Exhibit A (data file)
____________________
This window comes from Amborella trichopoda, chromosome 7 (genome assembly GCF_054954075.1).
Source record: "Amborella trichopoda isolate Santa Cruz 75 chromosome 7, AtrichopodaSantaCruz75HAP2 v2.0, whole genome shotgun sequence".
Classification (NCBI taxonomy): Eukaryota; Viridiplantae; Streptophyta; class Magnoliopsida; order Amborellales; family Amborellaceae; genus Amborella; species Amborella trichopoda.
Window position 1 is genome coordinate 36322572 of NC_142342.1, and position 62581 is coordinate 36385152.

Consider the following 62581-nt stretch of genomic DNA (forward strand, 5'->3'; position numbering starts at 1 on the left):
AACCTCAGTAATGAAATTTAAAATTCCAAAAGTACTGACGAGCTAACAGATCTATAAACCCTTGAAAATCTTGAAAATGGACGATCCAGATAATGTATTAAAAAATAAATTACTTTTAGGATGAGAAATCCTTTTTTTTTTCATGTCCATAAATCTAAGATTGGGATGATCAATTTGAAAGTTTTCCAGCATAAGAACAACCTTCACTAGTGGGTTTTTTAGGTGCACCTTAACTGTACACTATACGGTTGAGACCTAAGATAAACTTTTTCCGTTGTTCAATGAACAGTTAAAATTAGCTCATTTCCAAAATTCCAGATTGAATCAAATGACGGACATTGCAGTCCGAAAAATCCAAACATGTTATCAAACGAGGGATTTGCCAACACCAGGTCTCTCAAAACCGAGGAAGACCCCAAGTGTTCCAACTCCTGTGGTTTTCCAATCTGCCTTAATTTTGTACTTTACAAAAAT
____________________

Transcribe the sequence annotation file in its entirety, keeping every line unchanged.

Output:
This window comes from Amborella trichopoda, chromosome 7 (genome assembly GCF_054954075.1).
Source record: "Amborella trichopoda isolate Santa Cruz 75 chromosome 7, AtrichopodaSantaCruz75HAP2 v2.0, whole genome shotgun sequence".
Classification (NCBI taxonomy): Eukaryota; Viridiplantae; Streptophyta; class Magnoliopsida; order Amborellales; family Amborellaceae; genus Amborella; species Amborella trichopoda.
Window position 1 is genome coordinate 36322572 of NC_142342.1, and position 62581 is coordinate 36385152.

Consider the following 62581-nt stretch of genomic DNA (forward strand, 5'->3'; position numbering starts at 1 on the left):
AACCTCAGTAATGAAATTTAAAATTCCAAAAGTACTGACGAGCTAACAGATCTATAAACCCTTGAAAATCTTGAAAATGGACGATCCAGATAATGTATTAAAAAATAAATTACTTTTAGGATGAGAAATCCTTTTTTTTTTCATGTCCATAAATCTAAGATTGGGATGATCAATTTGAAAGTTTTCCAGCATAAGAACAACCTTCACTAGTGGGTTTTTTAGGTGCACCTTAACTGTACACTATACGGTTGAGACCTAAGATAAACTTTTTCCGTTGTTCAATGAACAGTTAAAATTAGCTCATTTCCAAAATTCCAGATTGAATCAAATGACGGACATTGCAGTCCGAAAAATCCAAACATGTTATCAAACGAGGGATTTGCCAACACCAGGTCTCTCAAAACCGAGGAAGACCCCAAGTGTTCCAACTCCTGTGGTTTTCCAATCTGCCTTAATTTTGTACTTTACAAAAAT